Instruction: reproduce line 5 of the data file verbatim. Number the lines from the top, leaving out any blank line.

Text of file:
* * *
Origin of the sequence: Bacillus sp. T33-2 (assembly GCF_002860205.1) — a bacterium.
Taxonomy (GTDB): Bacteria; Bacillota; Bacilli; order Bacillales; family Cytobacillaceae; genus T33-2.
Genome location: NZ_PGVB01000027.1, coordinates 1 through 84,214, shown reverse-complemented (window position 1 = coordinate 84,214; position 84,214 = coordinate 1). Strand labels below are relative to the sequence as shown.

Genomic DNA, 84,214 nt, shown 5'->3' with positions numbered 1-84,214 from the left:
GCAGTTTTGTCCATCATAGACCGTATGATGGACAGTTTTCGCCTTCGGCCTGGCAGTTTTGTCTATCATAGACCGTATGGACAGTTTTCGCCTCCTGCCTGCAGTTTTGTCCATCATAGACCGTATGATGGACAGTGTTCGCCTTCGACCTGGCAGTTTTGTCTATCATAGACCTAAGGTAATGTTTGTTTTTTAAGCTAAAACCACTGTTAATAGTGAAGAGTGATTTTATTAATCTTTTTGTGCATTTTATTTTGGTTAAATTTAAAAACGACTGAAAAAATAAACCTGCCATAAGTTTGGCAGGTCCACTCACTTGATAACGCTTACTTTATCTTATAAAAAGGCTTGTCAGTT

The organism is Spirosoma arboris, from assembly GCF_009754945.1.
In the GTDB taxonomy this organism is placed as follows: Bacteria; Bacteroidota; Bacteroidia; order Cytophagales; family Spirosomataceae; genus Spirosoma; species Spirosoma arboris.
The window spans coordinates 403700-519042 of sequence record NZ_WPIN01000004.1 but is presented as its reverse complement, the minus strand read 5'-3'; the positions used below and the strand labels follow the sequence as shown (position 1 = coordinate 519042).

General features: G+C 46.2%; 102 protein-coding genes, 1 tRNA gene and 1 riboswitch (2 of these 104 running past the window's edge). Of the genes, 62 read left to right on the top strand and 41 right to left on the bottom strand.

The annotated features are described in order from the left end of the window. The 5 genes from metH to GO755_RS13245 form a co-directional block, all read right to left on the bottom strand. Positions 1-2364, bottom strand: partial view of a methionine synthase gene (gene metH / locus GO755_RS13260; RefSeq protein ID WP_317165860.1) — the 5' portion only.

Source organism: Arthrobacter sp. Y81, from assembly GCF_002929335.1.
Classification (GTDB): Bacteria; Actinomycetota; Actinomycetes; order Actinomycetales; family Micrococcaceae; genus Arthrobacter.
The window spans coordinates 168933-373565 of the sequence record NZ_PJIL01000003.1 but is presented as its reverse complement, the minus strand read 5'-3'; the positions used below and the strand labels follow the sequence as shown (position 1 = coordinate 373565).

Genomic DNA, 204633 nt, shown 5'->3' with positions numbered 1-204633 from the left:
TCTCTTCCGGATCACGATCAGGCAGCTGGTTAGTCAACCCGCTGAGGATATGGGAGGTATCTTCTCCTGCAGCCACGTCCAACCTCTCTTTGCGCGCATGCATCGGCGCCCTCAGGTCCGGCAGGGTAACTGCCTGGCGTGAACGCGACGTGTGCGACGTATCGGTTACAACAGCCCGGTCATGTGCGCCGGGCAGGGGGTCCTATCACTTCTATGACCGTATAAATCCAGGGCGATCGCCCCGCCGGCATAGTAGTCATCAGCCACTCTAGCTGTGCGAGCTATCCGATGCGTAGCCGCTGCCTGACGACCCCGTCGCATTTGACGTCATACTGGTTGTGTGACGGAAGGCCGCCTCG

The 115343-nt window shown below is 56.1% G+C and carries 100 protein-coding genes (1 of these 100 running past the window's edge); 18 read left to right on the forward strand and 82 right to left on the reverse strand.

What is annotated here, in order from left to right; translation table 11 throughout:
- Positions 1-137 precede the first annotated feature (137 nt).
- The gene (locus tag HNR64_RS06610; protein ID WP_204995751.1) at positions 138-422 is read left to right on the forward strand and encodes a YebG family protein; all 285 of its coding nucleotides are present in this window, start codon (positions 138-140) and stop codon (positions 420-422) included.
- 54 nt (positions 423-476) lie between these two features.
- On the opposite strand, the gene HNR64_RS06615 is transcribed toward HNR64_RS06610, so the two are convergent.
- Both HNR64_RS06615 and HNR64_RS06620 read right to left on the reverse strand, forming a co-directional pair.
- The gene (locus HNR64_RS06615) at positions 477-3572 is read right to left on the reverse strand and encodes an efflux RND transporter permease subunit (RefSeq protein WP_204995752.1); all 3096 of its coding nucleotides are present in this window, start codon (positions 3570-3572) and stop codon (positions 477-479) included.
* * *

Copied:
GCAGTTTTGTCCATCATAGACCGTATGATGGACAGTTTTCGCCTTCGGCCTGGCAGTTTTGTCTATCATAGACCGTATGGACAGTTTTCGCCTCCTGCCTGCAGTTTTGTCCATCATAGACCGTATGATGGACAGTGTTCGCCTTCGACCTGGCAGTTTTGTCTATCATAGACCTAAGGTAATGTTTGTTTTTTAAGCTAAAACCACTGTTAATAGTGAAGAGTGATTTTATTAATCTTTTTGTGCATTTTATTTTGGTTAAATTTAAAAACGACTGAAAAAATAAACCTGCCATAAGTTTGGCAGGTCCACTCACTTGATAACGCTTACTTTATCTTATAAAAAGGCTTGTCAGTT